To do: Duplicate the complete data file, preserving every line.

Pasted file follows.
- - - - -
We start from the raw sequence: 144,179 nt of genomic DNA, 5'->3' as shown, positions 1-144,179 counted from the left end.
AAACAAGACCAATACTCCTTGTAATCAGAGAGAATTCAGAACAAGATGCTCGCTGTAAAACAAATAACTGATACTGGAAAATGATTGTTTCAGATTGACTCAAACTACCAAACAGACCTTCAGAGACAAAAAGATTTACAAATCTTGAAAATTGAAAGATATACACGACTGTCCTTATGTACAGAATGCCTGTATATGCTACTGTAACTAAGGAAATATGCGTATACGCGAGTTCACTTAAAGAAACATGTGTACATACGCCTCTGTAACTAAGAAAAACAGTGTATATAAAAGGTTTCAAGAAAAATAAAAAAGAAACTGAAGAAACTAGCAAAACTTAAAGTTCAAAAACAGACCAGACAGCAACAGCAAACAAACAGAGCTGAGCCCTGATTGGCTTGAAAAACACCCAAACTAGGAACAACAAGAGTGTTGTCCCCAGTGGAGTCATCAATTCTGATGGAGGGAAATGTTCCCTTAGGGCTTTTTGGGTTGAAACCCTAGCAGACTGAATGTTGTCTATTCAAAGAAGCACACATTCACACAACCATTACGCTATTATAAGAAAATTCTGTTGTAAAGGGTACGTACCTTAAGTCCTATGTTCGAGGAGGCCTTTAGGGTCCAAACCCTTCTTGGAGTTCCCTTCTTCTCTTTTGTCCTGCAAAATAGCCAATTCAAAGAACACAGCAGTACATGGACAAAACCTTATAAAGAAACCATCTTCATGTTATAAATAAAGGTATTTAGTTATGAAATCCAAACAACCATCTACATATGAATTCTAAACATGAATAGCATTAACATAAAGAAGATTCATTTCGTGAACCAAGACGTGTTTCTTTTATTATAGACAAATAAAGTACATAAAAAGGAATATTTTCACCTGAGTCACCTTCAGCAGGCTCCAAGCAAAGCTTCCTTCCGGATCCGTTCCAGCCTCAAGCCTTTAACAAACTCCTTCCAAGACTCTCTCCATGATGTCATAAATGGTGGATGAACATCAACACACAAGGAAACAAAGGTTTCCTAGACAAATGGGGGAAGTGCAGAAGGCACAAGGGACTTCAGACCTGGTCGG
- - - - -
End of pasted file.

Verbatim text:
We start from the raw sequence: 144,179 nt of genomic DNA, 5'->3' as shown, positions 1-144,179 counted from the left end.
AAACAAGACCAATACTCCTTGTAATCAGAGAGAATTCAGAACAAGATGCTCGCTGTAAAACAAATAACTGATACTGGAAAATGATTGTTTCAGATTGACTCAAACTACCAAACAGACCTTCAGAGACAAAAAGATTTACAAATCTTGAAAATTGAAAGATATACACGACTGTCCTTATGTACAGAATGCCTGTATATGCTACTGTAACTAAGGAAATATGCGTATACGCGAGTTCACTTAAAGAAACATGTGTACATACGCCTCTGTAACTAAGAAAAACAGTGTATATAAAAGGTTTCAAGAAAAATAAAAAAGAAACTGAAGAAACTAGCAAAACTTAAAGTTCAAAAACAGACCAGACAGCAACAGCAAACAAACAGAGCTGAGCCCTGATTGGCTTGAAAAACACCCAAACTAGGAACAACAAGAGTGTTGTCCCCAGTGGAGTCATCAATTCTGATGGAGGGAAATGTTCCCTTAGGGCTTTTTGGGTTGAAACCCTAGCAGACTGAATGTTGTCTATTCAAAGAAGCACACATTCACACAACCATTACGCTATTATAAGAAAATTCTGTTGTAAAGGGTACGTACCTTAAGTCCTATGTTCGAGGAGGCCTTTAGGGTCCAAACCCTTCTTGGAGTTCCCTTCTTCTCTTTTGTCCTGCAAAATAGCCAATTCAAAGAACACAGCAGTACATGGACAAAACCTTATAAAGAAACCATCTTCATGTTATAAATAAAGGTATTTAGTTATGAAATCCAAACAACCATCTACATATGAATTCTAAACATGAATAGCATTAACATAAAGAAGATTCATTTCGTGAACCAAGACGTGTTTCTTTTATTATAGACAAATAAAGTACATAAAAAGGAATATTTTCACCTGAGTCACCTTCAGCAGGCTCCAAGCAAAGCTTCCTTCCGGATCCGTTCCAGCCTCAAGCCTTTAACAAACTCCTTCCAAGACTCTCTCCATGATGTCATAAATGGTGGATGAACATCAACACACAAGGAAACAAAGGTTTCCTAGACAAATGGGGGAAGTGCAGAAGGCACAAGGGACTTCAGACCTGGTCGG